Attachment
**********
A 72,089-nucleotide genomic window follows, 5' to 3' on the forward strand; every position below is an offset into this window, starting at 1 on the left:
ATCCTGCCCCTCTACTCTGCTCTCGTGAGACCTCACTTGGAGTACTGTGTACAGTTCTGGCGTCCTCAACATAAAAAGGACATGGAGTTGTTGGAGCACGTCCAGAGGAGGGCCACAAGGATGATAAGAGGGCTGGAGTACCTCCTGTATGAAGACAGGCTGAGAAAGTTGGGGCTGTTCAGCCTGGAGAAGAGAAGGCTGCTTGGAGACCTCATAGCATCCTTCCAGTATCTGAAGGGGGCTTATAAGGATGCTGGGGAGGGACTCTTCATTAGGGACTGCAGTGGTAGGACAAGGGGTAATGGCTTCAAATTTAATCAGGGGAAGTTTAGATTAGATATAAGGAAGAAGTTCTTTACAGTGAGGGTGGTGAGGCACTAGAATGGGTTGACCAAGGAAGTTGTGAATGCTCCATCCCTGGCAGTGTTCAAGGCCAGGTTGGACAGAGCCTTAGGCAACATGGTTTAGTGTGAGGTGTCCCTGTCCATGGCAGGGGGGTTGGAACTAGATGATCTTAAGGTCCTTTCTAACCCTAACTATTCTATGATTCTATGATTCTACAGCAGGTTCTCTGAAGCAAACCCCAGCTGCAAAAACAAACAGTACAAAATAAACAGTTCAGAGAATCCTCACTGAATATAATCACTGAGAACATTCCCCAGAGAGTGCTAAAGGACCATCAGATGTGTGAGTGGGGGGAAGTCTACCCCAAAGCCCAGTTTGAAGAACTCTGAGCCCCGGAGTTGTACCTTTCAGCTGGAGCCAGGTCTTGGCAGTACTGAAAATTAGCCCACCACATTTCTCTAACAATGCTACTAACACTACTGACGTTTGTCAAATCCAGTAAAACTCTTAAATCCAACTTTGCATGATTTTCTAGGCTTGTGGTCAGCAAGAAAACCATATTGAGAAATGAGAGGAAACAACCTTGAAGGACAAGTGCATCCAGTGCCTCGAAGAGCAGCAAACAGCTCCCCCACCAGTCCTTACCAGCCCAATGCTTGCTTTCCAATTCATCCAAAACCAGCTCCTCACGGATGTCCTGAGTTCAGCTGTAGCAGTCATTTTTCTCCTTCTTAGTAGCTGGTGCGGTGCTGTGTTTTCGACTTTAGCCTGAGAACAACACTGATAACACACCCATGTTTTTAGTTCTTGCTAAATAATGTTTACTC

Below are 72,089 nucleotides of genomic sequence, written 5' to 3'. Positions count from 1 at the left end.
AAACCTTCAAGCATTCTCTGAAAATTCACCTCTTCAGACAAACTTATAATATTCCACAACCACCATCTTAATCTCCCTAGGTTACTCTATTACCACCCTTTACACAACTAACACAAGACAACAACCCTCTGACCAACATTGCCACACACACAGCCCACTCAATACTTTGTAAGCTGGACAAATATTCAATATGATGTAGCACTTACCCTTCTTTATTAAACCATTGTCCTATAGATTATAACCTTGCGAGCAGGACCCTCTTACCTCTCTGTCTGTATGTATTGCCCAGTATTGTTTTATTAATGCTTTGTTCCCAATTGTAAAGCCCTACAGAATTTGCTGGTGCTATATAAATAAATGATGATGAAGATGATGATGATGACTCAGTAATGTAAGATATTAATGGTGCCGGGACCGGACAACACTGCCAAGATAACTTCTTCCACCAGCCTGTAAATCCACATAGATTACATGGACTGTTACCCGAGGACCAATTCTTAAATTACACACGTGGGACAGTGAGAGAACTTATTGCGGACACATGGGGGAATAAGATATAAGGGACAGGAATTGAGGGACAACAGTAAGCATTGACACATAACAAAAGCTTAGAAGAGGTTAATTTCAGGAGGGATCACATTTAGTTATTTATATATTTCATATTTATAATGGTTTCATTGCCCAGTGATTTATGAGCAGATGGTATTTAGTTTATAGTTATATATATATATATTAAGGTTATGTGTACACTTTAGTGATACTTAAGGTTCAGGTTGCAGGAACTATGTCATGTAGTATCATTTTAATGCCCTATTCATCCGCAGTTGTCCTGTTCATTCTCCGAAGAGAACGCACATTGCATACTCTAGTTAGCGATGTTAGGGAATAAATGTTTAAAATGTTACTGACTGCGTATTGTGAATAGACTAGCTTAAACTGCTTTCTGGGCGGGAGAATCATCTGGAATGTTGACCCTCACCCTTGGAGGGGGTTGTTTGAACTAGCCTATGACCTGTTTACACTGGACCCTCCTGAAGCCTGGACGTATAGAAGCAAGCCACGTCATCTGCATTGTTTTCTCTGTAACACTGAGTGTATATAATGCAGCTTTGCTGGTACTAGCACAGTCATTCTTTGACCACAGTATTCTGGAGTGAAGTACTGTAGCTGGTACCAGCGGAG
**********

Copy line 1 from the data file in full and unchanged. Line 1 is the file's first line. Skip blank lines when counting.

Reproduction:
A 72,089-nucleotide genomic window follows, 5' to 3' on the forward strand; every position below is an offset into this window, starting at 1 on the left: